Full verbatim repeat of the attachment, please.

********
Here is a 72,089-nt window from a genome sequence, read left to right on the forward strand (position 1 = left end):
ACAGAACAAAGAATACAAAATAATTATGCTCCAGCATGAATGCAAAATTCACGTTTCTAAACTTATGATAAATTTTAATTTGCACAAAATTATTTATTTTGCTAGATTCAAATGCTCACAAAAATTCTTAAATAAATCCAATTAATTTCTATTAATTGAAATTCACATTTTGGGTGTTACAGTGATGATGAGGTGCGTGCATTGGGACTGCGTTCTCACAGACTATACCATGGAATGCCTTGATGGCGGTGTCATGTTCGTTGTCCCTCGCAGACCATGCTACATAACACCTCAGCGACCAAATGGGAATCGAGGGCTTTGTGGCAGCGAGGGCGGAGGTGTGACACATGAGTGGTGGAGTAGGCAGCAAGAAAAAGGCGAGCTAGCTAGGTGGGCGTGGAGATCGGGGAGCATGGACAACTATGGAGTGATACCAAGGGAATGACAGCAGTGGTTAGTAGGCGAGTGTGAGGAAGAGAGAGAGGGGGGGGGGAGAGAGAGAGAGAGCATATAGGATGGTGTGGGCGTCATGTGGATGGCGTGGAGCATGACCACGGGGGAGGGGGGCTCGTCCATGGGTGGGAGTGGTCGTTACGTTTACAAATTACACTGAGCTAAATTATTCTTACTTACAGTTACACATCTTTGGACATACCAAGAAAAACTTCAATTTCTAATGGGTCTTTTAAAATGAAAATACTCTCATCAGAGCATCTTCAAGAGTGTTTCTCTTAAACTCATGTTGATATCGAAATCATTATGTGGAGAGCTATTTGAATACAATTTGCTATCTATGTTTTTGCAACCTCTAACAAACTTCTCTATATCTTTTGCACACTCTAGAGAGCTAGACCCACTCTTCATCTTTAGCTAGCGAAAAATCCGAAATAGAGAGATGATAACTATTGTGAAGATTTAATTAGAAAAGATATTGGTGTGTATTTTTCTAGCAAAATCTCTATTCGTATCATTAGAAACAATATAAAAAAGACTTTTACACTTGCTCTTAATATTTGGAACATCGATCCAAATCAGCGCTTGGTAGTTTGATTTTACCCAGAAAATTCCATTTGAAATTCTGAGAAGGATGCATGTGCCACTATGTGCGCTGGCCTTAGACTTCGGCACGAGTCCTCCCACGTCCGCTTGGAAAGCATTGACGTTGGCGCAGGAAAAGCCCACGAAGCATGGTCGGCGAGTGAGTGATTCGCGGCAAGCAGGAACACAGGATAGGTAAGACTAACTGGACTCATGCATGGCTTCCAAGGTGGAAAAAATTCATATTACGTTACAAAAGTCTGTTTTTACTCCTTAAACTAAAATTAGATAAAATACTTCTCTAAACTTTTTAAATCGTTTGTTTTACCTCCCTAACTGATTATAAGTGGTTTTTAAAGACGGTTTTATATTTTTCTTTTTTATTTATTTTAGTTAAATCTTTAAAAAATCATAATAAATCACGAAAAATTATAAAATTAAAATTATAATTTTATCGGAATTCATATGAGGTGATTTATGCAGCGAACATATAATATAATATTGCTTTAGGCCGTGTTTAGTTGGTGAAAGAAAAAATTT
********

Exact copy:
Here is a 72,089-nt window from a genome sequence, read left to right on the forward strand (position 1 = left end):
ACAGAACAAAGAATACAAAATAATTATGCTCCAGCATGAATGCAAAATTCACGTTTCTAAACTTATGATAAATTTTAATTTGCACAAAATTATTTATTTTGCTAGATTCAAATGCTCACAAAAATTCTTAAATAAATCCAATTAATTTCTATTAATTGAAATTCACATTTTGGGTGTTACAGTGATGATGAGGTGCGTGCATTGGGACTGCGTTCTCACAGACTATACCATGGAATGCCTTGATGGCGGTGTCATGTTCGTTGTCCCTCGCAGACCATGCTACATAACACCTCAGCGACCAAATGGGAATCGAGGGCTTTGTGGCAGCGAGGGCGGAGGTGTGACACATGAGTGGTGGAGTAGGCAGCAAGAAAAAGGCGAGCTAGCTAGGTGGGCGTGGAGATCGGGGAGCATGGACAACTATGGAGTGATACCAAGGGAATGACAGCAGTGGTTAGTAGGCGAGTGTGAGGAAGAGAGAGAGGGGGGGGGGAGAGAGAGAGAGAGCATATAGGATGGTGTGGGCGTCATGTGGATGGCGTGGAGCATGACCACGGGGGAGGGGGGCTCGTCCATGGGTGGGAGTGGTCGTTACGTTTACAAATTACACTGAGCTAAATTATTCTTACTTACAGTTACACATCTTTGGACATACCAAGAAAAACTTCAATTTCTAATGGGTCTTTTAAAATGAAAATACTCTCATCAGAGCATCTTCAAGAGTGTTTCTCTTAAACTCATGTTGATATCGAAATCATTATGTGGAGAGCTATTTGAATACAATTTGCTATCTATGTTTTTGCAACCTCTAACAAACTTCTCTATATCTTTTGCACACTCTAGAGAGCTAGACCCACTCTTCATCTTTAGCTAGCGAAAAATCCGAAATAGAGAGATGATAACTATTGTGAAGATTTAATTAGAAAAGATATTGGTGTGTATTTTTCTAGCAAAATCTCTATTCGTATCATTAGAAACAATATAAAAAAGACTTTTACACTTGCTCTTAATATTTGGAACATCGATCCAAATCAGCGCTTGGTAGTTTGATTTTACCCAGAAAATTCCATTTGAAATTCTGAGAAGGATGCATGTGCCACTATGTGCGCTGGCCTTAGACTTCGGCACGAGTCCTCCCACGTCCGCTTGGAAAGCATTGACGTTGGCGCAGGAAAAGCCCACGAAGCATGGTCGGCGAGTGAGTGATTCGCGGCAAGCAGGAACACAGGATAGGTAAGACTAACTGGACTCATGCATGGCTTCCAAGGTGGAAAAAATTCATATTACGTTACAAAAGTCTGTTTTTACTCCTTAAACTAAAATTAGATAAAATACTTCTCTAAACTTTTTAAATCGTTTGTTTTACCTCCCTAACTGATTATAAGTGGTTTTTAAAGACGGTTTTATATTTTTCTTTTTTATTTATTTTAGTTAAATCTTTAAAAAATCATAATAAATCACGAAAAATTATAAAATTAAAATTATAATTTTATCGGAATTCATATGAGGTGATTTATGCAGCGAACATATAATATAATATTGCTTTAGGCCGTGTTTAGTTGGTGAAAGAAAAAATTT